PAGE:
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What Toy Apps would you write in order to learn a language?
43 points by SeanDav on Feb 21, 2011 | hide | past | web | favorite | 43 comments
Let's say I wanted to learn Lisp, Haskell, Scala, Clojure, Javascript and Ruby. What set of toy applications would I have to write in order to say I have a good feel for the capabilities of the language and largely understand it?

For example maybe: Quicksort, Directory structure read/store/search, ping pong game?

I would guess that this question might be too general and should be broken down into sub sections, what do you think?

I usually do the following. Note that it reflects my personal needs in programming, so YMMV, but in general I think it presents a sound approach. It is all done after you've learned the basics, of course, such as went through a few tutorials or a book.

* Write a program that does a recursive directory traversal doing something with each file. Once without using any considerable library support (only open directory, list directory, etc.), and once trying to find a library to do it (such as the os.walk call in Python)

* Write a small recursive-descent parser for arithmetic expressions, with a regex-based lexer.

* Create a simple GUI with a few buttons and boxes

* Create a small multi-threaded application using producer/consumer or something else.

* Write a simple socket client-server pair and let them talk on localhost. Then rewrite it using a popular library for the language.

* Find out how to create a distributable .exe for Windows in this language

* Find out how to call functions from a C DLL in this language.

Write a compiler of a subset of one of those languages in another of those languages targetting one of the other languages. I guarantee you will learn all 3 deeply.

SimpleRL is an ultra-minimal seed for a roguelike game: https://github.com/nrkn/SimpleRL . It'll make you look into doing an application with an interactive UI somewhat less trivial than what you can do with bare stdin/stdout.

From a game development perspective, it's perhaps a bit too minimal (given that the spec can be implemented with static HTML), but it does serve as a sort of hello world for GUI interaction.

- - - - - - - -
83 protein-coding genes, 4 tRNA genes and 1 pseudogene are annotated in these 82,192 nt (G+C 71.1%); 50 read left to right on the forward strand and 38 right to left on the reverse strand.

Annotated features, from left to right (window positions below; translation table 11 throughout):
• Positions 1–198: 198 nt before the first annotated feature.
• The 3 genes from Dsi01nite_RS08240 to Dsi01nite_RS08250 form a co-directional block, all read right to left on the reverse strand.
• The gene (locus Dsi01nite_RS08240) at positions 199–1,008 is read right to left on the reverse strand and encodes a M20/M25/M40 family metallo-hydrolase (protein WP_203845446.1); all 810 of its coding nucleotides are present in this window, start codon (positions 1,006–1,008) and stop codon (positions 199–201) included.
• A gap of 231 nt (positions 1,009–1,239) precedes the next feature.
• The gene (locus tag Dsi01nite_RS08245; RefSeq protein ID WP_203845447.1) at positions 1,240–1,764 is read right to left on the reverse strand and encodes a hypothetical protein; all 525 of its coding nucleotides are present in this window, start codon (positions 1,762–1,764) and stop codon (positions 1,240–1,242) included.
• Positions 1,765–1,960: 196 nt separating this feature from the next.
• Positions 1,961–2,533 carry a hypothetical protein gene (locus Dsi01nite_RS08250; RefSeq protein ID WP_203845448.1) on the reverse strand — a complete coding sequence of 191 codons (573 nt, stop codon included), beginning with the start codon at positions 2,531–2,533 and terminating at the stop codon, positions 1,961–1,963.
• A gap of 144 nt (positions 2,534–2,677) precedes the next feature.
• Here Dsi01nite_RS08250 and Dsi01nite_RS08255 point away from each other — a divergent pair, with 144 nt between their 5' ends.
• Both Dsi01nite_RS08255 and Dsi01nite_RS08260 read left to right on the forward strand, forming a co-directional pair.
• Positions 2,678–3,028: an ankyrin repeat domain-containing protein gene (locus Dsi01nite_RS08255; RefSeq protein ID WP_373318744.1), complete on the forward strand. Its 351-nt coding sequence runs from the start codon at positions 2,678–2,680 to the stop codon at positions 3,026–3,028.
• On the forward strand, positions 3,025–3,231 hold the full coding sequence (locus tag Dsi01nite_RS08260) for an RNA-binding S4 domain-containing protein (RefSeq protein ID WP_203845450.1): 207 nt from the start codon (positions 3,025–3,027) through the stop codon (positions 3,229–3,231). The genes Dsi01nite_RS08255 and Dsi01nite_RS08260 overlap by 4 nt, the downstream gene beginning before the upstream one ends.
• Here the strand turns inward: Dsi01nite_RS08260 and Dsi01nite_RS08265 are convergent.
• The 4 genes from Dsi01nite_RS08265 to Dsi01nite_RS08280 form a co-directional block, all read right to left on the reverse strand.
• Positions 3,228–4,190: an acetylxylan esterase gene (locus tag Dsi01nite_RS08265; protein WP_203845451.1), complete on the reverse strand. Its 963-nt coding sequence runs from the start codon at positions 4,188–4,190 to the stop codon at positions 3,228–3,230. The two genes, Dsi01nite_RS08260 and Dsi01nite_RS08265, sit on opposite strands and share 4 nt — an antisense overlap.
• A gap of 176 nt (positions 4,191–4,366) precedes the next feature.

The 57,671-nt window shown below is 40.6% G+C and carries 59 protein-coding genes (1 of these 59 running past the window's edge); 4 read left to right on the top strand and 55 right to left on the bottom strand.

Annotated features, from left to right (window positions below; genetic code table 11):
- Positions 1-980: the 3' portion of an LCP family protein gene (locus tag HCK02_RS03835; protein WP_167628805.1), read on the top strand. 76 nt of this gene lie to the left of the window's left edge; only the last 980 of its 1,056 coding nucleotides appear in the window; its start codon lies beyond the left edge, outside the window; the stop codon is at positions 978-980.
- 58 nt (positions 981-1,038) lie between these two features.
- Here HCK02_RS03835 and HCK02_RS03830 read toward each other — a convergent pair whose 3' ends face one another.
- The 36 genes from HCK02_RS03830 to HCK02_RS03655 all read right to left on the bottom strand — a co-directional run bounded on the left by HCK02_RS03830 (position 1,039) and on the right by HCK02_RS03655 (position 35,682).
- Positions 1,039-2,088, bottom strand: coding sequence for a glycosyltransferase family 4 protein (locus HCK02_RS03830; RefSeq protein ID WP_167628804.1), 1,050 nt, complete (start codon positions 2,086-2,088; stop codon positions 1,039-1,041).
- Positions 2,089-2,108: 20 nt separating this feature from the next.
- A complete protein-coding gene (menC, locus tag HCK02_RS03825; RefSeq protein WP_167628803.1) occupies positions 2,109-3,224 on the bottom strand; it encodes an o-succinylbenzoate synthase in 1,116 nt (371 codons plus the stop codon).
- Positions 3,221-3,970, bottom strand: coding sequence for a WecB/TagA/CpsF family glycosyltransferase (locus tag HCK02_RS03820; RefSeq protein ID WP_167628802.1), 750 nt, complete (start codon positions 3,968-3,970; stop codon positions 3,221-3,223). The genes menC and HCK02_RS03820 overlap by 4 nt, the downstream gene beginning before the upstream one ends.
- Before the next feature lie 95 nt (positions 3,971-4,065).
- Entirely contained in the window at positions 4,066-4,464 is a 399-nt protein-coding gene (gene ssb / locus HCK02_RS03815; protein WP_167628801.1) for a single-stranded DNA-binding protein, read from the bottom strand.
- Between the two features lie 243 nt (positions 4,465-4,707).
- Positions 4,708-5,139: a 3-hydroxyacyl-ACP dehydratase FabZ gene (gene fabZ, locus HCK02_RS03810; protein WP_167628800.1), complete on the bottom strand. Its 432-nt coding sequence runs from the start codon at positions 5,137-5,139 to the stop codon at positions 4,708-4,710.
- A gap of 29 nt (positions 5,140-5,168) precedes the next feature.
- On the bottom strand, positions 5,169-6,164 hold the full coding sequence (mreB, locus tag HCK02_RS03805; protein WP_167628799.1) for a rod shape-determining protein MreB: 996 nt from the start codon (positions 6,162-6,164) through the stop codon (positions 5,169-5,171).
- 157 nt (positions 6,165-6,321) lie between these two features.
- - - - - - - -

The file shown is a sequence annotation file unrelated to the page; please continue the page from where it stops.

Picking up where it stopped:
That depends on your background and what you want to use the new language for.

For me, the best way is to solve a few problems from Project Euler and then just dive into whatever I want to use the language for.


With all my love for Project Euler, I absolutely hate it when people mention it in relation to useful programming skills. PE is about math more than it's about programming. The programming constructs you need for it are very basic and won't teach you much about the language. They won't teach you how that language works for large modular applications. They won't teach you what useful libraries the language has for networking, GUIs, parsing and so on. They won't teach you how to package applications written in the language for distribution. They won't teach you how the language interoperates with other languages (especially C).

Phew, sorry for the flame. Had to get it off my chest. PE is sometimes a knee-jerk reaction to programming queries, and this is wrong IMHO.

While all that is true, I can't think of any quick toy example that covers all of that. I find that plowing through the first 25 or so PE problems is a great way to get the hang of the basic syntax and style of a language. Once you've gotten the hang of the basic style and syntax you can move on to bigger and more 'real' problems. But starting by trying to build a GUI, call a C library and package your program for distribution before you learn how to create, reverse and iterate of an array seems rather backwards.

You learn the syntax by reading a tutorial/introductory book for a language. This is the first step. After solving 3-4 PE problems you begin to realize you're just reusing the same few constructs over and over again, without learning much new about the language.

How do you ensure that you learn the style specific to a certain language and not just literally translate from a language you already know?

E.g. in Java, you would probably solve problem 1 with a for loop, while you could use a generator expression in Python.

Another reason why reading a tutorial or two (or better, five) is essential as the first step. Just jumping to coding programming exercises won't help much in learning how to write idiomatic code for the language.

I'm not suggesting that coding up solutions to PE problems should be done instead of reading tutorials. I mean how are you going to write code if you have no idea how the language works. However I personally find that I learn very little from simply reading a book about a language, I have to write code in it at the same time to help internalize the concepts I'm reading about. And for that I find PE to be a good first step after hello world.

A simple raytracer is a nice and interesting way to learn the basics of a language. You'll probably learn basic data structures, objects, recursion, file i/o etc.